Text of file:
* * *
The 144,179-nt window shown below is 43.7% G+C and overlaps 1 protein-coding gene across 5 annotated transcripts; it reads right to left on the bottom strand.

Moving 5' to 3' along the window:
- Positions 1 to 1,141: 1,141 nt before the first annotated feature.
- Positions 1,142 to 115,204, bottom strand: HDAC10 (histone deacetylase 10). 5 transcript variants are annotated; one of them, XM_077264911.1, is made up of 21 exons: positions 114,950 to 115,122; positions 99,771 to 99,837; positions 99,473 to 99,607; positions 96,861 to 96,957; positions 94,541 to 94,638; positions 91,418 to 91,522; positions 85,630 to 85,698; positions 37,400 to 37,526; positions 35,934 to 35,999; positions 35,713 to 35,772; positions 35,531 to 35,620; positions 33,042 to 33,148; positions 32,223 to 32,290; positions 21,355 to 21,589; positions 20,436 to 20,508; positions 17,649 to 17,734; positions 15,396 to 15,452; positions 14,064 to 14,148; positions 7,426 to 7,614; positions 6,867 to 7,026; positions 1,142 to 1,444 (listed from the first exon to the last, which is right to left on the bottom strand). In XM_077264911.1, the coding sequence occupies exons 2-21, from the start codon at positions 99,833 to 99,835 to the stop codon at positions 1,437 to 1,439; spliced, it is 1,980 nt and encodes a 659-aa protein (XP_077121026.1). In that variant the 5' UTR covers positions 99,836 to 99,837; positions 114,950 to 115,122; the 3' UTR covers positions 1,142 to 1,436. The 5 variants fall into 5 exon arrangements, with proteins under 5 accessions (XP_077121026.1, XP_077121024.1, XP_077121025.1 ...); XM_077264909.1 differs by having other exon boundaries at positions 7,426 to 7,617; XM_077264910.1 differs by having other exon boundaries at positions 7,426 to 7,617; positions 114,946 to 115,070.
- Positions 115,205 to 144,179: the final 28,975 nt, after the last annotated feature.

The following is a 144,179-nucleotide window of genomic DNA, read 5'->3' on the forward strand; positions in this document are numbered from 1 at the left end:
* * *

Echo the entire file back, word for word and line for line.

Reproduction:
The 144,179-nt window shown below is 43.7% G+C and overlaps 1 protein-coding gene across 5 annotated transcripts; it reads right to left on the bottom strand.

Moving 5' to 3' along the window:
- Positions 1 to 1,141: 1,141 nt before the first annotated feature.
- Positions 1,142 to 115,204, bottom strand: HDAC10 (histone deacetylase 10). 5 transcript variants are annotated; one of them, XM_077264911.1, is made up of 21 exons: positions 114,950 to 115,122; positions 99,771 to 99,837; positions 99,473 to 99,607; positions 96,861 to 96,957; positions 94,541 to 94,638; positions 91,418 to 91,522; positions 85,630 to 85,698; positions 37,400 to 37,526; positions 35,934 to 35,999; positions 35,713 to 35,772; positions 35,531 to 35,620; positions 33,042 to 33,148; positions 32,223 to 32,290; positions 21,355 to 21,589; positions 20,436 to 20,508; positions 17,649 to 17,734; positions 15,396 to 15,452; positions 14,064 to 14,148; positions 7,426 to 7,614; positions 6,867 to 7,026; positions 1,142 to 1,444 (listed from the first exon to the last, which is right to left on the bottom strand). In XM_077264911.1, the coding sequence occupies exons 2-21, from the start codon at positions 99,833 to 99,835 to the stop codon at positions 1,437 to 1,439; spliced, it is 1,980 nt and encodes a 659-aa protein (XP_077121026.1). In that variant the 5' UTR covers positions 99,836 to 99,837; positions 114,950 to 115,122; the 3' UTR covers positions 1,142 to 1,436. The 5 variants fall into 5 exon arrangements, with proteins under 5 accessions (XP_077121026.1, XP_077121024.1, XP_077121025.1 ...); XM_077264909.1 differs by having other exon boundaries at positions 7,426 to 7,617; XM_077264910.1 differs by having other exon boundaries at positions 7,426 to 7,617; positions 114,946 to 115,070.
- Positions 115,205 to 144,179: the final 28,975 nt, after the last annotated feature.

The following is a 144,179-nucleotide window of genomic DNA, read 5'->3' on the forward strand; positions in this document are numbered from 1 at the left end: